July 20, 2019   11:47pm
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And you thought you’d never get Carpal Tunnel Syndrome …

I used to think Carpal Tunnel Syndrome was just an excuse people used when they didn’t want to do something around the office. Well, there’s nothing like getting that pain yourself to suddenly become sympathetic!  Here’s what it actually is and ways to  remedy the problem …

My physical therapist passed the following information on to me when I asked her for help, and it will be useful to you as well…

How do you know if you have Carpal Tunnel?  If you do, you’ll probably “experience feelings of numbness, weakness, tingling, and burning in your fingers and hands …”

What is a Carpal Tunnel?  It’s A narrow tunnel in the wrist made up of ligament and bone. (see pictures* directly below)

cthandcopy-copy.jpg  Why does Carpal Tunnel Syndrome Happen?  According to the American Physical Therapy Association, Carpal tunnel syndrome results from “repeatedly performing stressful motions with your hand or holding your hand in the same position for long periods of time.” It attacks the body’s musculoskeletal system, which is made up of “muscles that pull on tendons and move the bones at the joints.

What can you do to minimize Carpal Tunnel Syndrome?**  According to MayoClinic.com’s carpal tunnel syndrome guide, you need to modify your behavior by:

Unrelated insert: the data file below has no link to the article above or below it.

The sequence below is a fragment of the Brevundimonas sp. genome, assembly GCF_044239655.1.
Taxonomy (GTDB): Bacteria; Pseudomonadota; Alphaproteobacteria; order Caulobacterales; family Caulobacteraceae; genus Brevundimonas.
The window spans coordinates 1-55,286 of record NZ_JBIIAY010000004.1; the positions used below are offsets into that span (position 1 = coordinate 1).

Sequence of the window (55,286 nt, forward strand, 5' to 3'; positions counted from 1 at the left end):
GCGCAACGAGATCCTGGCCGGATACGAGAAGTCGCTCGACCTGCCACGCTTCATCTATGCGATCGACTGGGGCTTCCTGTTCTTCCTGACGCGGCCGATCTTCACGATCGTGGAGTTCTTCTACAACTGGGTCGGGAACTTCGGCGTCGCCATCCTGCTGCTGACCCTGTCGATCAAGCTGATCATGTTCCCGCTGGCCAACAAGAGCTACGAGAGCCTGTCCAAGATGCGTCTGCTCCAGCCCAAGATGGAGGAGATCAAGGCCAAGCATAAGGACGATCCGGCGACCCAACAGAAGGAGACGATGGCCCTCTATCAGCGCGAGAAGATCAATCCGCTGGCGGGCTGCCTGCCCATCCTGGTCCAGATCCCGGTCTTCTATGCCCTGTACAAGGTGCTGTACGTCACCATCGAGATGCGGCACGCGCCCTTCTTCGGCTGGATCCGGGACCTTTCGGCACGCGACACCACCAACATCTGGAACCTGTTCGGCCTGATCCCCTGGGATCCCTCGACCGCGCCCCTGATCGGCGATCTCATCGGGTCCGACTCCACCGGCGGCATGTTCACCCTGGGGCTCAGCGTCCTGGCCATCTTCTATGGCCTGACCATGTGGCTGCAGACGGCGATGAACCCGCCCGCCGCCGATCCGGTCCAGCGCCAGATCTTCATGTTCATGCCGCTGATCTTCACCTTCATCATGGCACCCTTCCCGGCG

• Reducing wrist bending.  A relaxed middle position is best.
  • Relaxing your grip.
  • Choosing writing tools wisely. When writing, use a thick pen with an oversized, soft grip adapter and free-flowing ink.
  • Taking breaks. Stop every 15 to 20 minutes and gently stretch and bend your hands and fingers.
  • Using proper posture. Poor posture causes your shoulders to roll forward, shortening your neck and shoulder muscles and compressing nerves in your neck. Nerve impulses from your wrists, fingers and hands must travel through your neck to reach your spinal cord and brain.
  • Keeping your hands warm.

Also, you need to start performing exercises*, and you need to really commit to doing these consistently.  Here are a few exercises you can start with:

cpfist-copy.jpg

Here’s another hand exercise:

ctfist2-copy.jpg

Here are two easy shoulder exercises:

ctman-copy.jpg

ctwoman-copy.jpg

It’s important to remember that wrist position is key to controlling your carpal tunnel syndrome symptoms …The more your wrist is bent, the more pressure is put on your median nerve.  For this reason, changing how you do repetitive hand activities or avoiding those activities mentioned above can help.

You can find the information and illustrations above from the America Physical Therapy Association (apta.org) and the above information about activity modification and more from the Mayo Clinic (mayoclinic.com).

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Illustration and Information Credits: 

*Illustrations are from American Physical Therapy Association Carpal Tunnel Sydrome: http://www.apta.org/AM/PrinterTemplate.cfm?Section=Jome&TEMPLATE=/CM/HTMLDisplay.cfm&CONTENTID=24757

** Information is from MayoClinic.com Carpal tunnel syndrome guide:  http://www.mayoclinic.com/health/carpal-tunnel-syndrome/CP99999/PAGE-CP00007

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